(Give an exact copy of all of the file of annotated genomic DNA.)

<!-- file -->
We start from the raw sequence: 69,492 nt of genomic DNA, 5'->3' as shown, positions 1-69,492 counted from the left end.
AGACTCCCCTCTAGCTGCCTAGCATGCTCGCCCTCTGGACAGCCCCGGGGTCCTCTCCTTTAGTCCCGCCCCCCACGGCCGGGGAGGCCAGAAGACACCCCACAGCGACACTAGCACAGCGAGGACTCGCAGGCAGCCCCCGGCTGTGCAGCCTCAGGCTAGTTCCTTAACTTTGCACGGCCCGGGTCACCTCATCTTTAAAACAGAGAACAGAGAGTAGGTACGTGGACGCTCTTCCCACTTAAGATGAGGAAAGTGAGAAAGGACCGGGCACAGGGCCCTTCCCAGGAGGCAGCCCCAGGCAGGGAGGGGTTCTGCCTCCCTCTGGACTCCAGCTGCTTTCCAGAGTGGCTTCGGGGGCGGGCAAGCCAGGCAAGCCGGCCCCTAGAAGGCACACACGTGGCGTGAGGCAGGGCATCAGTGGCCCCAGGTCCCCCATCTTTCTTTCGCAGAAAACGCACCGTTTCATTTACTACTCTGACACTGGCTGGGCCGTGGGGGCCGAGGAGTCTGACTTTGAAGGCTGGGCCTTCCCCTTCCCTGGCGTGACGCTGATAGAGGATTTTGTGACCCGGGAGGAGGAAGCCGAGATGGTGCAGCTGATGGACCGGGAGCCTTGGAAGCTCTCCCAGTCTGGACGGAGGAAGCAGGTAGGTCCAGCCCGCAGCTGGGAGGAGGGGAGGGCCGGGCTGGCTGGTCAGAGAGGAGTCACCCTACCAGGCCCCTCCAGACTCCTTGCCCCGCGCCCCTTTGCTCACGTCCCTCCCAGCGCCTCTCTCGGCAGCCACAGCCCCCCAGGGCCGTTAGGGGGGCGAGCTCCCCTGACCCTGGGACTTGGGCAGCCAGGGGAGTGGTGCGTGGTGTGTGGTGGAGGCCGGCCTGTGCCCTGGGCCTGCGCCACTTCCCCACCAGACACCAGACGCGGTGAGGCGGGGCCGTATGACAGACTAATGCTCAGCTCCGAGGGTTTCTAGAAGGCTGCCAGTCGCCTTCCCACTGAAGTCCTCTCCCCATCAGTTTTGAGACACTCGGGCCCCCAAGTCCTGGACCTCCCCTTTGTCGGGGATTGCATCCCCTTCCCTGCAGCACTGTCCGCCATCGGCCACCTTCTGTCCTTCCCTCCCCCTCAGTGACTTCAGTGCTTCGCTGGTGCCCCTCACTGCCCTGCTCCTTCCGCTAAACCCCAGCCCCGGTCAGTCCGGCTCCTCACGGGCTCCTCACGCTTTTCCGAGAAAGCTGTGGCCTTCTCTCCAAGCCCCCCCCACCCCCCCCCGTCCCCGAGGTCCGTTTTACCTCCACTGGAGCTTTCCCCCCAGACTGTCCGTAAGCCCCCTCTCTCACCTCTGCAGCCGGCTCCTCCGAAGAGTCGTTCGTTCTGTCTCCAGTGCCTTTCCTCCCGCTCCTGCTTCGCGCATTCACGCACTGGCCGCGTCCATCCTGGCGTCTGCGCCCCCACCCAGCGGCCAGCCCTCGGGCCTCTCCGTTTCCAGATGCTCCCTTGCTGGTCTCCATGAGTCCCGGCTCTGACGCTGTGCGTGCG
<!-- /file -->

We start from the raw sequence: 69,492 nt of genomic DNA, 5'->3' as shown, positions 1-69,492 counted from the left end.
AGACTCCCCTCTAGCTGCCTAGCATGCTCGCCCTCTGGACAGCCCCGGGGTCCTCTCCTTTAGTCCCGCCCCCCACGGCCGGGGAGGCCAGAAGACACCCCACAGCGACACTAGCACAGCGAGGACTCGCAGGCAGCCCCCGGCTGTGCAGCCTCAGGCTAGTTCCTTAACTTTGCACGGCCCGGGTCACCTCATCTTTAAAACAGAGAACAGAGAGTAGGTACGTGGACGCTCTTCCCACTTAAGATGAGGAAAGTGAGAAAGGACCGGGCACAGGGCCCTTCCCAGGAGGCAGCCCCAGGCAGGGAGGGGTTCTGCCTCCCTCTGGACTCCAGCTGCTTTCCAGAGTGGCTTCGGGGGCGGGCAAGCCAGGCAAGCCGGCCCCTAGAAGGCACACACGTGGCGTGAGGCAGGGCATCAGTGGCCCCAGGTCCCCCATCTTTCTTTCGCAGAAAACGCACCGTTTCATTTACTACTCTGACACTGGCTGGGCCGTGGGGGCCGAGGAGTCTGACTTTGAAGGCTGGGCCTTCCCCTTCCCTGGCGTGACGCTGATAGAGGATTTTGTGACCCGGGAGGAGGAAGCCGAGATGGTGCAGCTGATGGACCGGGAGCCTTGGAAGCTCTCCCAGTCTGGACGGAGGAAGCAGGTAGGTCCAGCCCGCAGCTGGGAGGAGGGGAGGGCCGGGCTGGCTGGTCAGAGAGGAGTCACCCTACCAGGCCCCTCCAGACTCCTTGCCCCGCGCCCCTTTGCTCACGTCCCTCCCAGCGCCTCTCTCGGCAGCCACAGCCCCCCAGGGCCGTTAGGGGGGCGAGCTCCCCTGACCCTGGGACTTGGGCAGCCAGGGGAGTGGTGCGTGGTGTGTGGTGGAGGCCGGCCTGTGCCCTGGGCCTGCGCCACTTCCCCACCAGACACCAGACGCGGTGAGGCGGGGCCGTATGACAGACTAATGCTCAGCTCCGAGGGTTTCTAGAAGGCTGCCAGTCGCCTTCCCACTGAAGTCCTCTCCCCATCAGTTTTGAGACACTCGGGCCCCCAAGTCCTGGACCTCCCCTTTGTCGGGGATTGCATCCCCTTCCCTGCAGCACTGTCCGCCATCGGCCACCTTCTGTCCTTCCCTCCCCCTCAGTGACTTCAGTGCTTCGCTGGTGCCCCTCACTGCCCTGCTCCTTCCGCTAAACCCCAGCCCCGGTCAGTCCGGCTCCTCACGGGCTCCTCACGCTTTTCCGAGAAAGCTGTGGCCTTCTCTCCAAGCCCCCCCCACCCCCCCCCGTCCCCGAGGTCCGTTTTACCTCCACTGGAGCTTTCCCCCCAGACTGTCCGTAAGCCCCCTCTCTCACCTCTGCAGCCGGCTCCTCCGAAGAGTCGTTCGTTCTGTCTCCAGTGCCTTTCCTCCCGCTCCTGCTTCGCGCATTCACGCACTGGCCGCGTCCATCCTGGCGTCTGCGCCCCCACCCAGCGGCCAGCCCTCGGGCCTCTCCGTTTCCAGATGCTCCCTTGCTGGTCTCCATGAGTCCCGGCTCTGACGCTGTGCGTGCG